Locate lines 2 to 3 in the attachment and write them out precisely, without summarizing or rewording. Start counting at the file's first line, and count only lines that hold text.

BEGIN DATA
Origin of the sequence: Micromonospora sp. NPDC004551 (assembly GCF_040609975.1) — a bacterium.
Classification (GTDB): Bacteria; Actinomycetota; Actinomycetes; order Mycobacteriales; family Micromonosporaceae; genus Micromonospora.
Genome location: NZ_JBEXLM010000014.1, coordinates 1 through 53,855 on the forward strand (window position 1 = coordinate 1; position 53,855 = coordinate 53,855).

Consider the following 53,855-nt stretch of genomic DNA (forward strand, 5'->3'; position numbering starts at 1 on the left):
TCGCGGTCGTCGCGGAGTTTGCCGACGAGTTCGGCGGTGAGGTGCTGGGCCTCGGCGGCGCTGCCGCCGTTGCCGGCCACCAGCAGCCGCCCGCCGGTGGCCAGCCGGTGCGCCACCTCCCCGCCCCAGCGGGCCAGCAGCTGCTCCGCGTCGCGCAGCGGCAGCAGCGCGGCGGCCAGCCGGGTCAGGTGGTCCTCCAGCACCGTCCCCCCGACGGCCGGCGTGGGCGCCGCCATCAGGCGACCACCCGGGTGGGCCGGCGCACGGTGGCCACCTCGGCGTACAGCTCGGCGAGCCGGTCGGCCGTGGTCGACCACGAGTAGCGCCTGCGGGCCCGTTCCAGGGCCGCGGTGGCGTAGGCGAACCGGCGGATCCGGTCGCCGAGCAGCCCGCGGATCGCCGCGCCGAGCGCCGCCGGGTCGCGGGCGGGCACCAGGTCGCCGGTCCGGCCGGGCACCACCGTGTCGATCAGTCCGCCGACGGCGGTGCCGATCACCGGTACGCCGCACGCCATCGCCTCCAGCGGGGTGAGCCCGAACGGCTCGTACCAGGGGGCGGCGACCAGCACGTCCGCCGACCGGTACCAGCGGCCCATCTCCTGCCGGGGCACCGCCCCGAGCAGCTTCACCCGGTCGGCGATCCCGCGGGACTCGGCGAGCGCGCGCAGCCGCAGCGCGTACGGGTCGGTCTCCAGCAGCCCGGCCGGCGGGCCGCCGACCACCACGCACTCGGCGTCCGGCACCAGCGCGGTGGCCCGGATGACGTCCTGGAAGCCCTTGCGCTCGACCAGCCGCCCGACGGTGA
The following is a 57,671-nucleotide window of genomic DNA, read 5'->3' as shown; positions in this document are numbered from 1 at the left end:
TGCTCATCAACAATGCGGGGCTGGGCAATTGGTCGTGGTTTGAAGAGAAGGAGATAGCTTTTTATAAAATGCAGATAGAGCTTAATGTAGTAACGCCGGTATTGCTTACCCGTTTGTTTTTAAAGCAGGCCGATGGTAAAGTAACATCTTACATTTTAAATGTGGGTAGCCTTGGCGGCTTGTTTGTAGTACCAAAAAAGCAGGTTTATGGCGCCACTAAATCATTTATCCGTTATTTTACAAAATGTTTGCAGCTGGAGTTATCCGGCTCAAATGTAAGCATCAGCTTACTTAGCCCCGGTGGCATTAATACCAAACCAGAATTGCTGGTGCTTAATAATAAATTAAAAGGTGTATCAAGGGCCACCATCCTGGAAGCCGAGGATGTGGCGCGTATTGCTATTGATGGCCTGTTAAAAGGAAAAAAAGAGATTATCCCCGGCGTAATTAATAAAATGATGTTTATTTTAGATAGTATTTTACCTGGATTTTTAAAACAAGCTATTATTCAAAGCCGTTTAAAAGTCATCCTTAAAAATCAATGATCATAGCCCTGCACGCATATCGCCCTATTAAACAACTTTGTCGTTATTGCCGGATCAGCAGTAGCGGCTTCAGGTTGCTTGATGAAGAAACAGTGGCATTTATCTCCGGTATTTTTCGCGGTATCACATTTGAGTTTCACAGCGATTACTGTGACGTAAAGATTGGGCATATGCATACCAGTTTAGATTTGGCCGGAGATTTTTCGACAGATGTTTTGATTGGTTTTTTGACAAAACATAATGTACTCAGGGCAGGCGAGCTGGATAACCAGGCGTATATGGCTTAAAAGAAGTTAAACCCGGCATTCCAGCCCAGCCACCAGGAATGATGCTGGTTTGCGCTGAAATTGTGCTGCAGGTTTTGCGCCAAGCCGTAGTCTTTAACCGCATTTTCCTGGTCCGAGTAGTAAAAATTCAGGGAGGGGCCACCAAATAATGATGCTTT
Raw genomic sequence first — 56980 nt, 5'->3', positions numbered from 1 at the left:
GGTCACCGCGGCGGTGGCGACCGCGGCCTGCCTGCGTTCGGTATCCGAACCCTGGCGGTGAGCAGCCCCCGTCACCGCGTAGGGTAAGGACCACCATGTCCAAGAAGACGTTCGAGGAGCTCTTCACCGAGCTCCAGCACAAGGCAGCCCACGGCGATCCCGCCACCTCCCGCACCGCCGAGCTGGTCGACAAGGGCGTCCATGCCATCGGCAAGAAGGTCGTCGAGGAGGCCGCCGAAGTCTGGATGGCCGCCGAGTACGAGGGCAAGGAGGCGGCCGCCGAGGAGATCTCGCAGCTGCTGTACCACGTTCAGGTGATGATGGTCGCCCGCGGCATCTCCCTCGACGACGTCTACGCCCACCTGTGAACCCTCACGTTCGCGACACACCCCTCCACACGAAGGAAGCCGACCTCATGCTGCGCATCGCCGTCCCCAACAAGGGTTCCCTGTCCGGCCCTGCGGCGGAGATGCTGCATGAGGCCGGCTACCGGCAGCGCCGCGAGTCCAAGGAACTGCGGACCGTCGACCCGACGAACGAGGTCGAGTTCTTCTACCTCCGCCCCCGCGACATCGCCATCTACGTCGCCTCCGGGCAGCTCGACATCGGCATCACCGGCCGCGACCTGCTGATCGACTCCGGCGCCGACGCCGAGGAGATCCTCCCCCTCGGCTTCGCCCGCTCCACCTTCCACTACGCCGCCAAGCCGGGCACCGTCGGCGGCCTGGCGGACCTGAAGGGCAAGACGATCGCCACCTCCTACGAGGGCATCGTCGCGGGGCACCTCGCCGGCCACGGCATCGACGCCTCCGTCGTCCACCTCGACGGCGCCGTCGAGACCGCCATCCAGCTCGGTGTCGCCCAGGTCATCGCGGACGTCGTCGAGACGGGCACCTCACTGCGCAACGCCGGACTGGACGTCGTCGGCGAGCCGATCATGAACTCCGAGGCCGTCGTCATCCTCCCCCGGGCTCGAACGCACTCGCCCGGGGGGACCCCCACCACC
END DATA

Classification (GTDB): Bacteria; Actinomycetota; Actinomycetes; order Mycobacteriales; family Micromonosporaceae; genus Micromonospora.
Genome location: NZ_JBEXLM010000014.1, coordinates 1 through 53,855 on the forward strand (window position 1 = coordinate 1; position 53,855 = coordinate 53,855).